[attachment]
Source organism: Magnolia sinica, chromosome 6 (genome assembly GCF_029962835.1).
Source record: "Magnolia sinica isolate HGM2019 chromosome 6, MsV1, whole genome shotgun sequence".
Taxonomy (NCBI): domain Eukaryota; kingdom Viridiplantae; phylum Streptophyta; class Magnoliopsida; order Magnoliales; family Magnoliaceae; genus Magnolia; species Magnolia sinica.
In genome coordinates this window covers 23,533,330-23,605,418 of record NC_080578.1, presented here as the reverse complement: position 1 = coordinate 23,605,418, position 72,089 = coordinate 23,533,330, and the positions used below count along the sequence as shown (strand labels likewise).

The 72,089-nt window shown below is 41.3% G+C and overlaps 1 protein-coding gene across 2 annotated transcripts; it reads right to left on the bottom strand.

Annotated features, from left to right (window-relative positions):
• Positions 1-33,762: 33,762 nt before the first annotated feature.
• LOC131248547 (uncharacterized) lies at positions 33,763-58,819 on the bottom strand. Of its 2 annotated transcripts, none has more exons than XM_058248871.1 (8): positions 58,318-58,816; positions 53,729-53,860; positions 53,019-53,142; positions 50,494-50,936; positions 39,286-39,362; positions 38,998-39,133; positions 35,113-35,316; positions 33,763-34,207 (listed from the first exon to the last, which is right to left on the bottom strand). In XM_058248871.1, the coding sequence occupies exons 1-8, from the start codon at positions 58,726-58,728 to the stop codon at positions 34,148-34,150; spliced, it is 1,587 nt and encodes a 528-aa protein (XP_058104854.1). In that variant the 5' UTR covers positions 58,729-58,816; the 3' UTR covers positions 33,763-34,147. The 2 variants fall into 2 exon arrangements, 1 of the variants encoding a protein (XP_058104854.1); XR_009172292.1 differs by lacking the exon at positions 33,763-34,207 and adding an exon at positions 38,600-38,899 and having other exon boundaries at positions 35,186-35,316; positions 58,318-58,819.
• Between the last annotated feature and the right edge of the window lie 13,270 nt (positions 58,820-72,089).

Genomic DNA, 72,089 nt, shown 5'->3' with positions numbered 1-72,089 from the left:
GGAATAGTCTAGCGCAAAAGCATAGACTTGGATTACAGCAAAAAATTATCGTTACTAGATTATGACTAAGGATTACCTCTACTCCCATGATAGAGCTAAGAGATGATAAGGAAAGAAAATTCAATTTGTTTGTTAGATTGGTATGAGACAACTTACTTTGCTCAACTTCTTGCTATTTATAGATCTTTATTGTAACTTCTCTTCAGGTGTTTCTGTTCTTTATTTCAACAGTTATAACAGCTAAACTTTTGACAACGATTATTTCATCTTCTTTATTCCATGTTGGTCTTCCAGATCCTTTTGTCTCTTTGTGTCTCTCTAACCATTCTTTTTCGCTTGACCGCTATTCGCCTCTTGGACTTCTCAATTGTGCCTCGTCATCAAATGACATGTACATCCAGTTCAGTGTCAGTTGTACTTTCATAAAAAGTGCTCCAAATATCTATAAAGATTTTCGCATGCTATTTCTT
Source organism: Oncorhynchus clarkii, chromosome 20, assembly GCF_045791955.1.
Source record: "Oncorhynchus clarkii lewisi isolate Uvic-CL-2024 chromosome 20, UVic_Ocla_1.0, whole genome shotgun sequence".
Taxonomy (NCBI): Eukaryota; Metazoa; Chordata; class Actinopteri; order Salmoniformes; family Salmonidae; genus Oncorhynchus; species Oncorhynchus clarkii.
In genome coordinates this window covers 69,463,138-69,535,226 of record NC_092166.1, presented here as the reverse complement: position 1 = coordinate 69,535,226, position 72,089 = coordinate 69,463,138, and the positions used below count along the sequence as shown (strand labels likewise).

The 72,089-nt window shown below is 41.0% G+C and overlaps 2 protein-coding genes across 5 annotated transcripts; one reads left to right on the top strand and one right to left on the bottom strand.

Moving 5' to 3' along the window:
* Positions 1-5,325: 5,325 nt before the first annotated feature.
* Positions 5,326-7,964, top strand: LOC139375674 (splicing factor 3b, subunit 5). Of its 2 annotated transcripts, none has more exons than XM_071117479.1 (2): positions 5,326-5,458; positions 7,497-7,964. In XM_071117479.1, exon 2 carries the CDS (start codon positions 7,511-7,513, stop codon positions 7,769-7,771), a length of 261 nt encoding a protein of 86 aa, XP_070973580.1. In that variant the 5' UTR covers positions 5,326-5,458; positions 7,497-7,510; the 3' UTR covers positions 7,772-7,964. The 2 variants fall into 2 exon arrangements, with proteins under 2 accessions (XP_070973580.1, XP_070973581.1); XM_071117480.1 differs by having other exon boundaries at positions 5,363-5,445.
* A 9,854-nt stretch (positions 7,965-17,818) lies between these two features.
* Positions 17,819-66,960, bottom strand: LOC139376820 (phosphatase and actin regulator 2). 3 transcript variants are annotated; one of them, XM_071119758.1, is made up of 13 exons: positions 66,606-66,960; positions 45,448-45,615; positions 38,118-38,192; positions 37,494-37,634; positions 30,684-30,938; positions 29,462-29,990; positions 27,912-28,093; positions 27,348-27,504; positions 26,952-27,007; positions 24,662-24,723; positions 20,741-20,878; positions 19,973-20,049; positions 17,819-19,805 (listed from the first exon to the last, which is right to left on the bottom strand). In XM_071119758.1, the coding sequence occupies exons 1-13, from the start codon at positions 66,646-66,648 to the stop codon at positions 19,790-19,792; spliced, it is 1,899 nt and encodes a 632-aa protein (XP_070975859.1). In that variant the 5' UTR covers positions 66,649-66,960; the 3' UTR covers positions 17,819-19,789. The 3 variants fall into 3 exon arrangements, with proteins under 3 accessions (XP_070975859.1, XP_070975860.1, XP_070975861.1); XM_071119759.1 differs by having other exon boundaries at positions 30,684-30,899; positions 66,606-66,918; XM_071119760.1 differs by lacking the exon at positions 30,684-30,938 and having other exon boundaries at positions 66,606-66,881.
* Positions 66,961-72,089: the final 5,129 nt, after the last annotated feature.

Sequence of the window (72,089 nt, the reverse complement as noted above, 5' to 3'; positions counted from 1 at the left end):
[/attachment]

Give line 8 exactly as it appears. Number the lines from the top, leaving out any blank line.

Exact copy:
• LOC131248547 (uncharacterized) lies at positions 33,763-58,819 on the bottom strand. Of its 2 annotated transcripts, none has more exons than XM_058248871.1 (8): positions 58,318-58,816; positions 53,729-53,860; positions 53,019-53,142; positions 50,494-50,936; positions 39,286-39,362; positions 38,998-39,133; positions 35,113-35,316; positions 33,763-34,207 (listed from the first exon to the last, which is right to left on the bottom strand). In XM_058248871.1, the coding sequence occupies exons 1-8, from the start codon at positions 58,726-58,728 to the stop codon at positions 34,148-34,150; spliced, it is 1,587 nt and encodes a 528-aa protein (XP_058104854.1). In that variant the 5' UTR covers positions 58,729-58,816; the 3' UTR covers positions 33,763-34,147. The 2 variants fall into 2 exon arrangements, 1 of the variants encoding a protein (XP_058104854.1); XR_009172292.1 differs by lacking the exon at positions 33,763-34,207 and adding an exon at positions 38,600-38,899 and having other exon boundaries at positions 35,186-35,316; positions 58,318-58,819.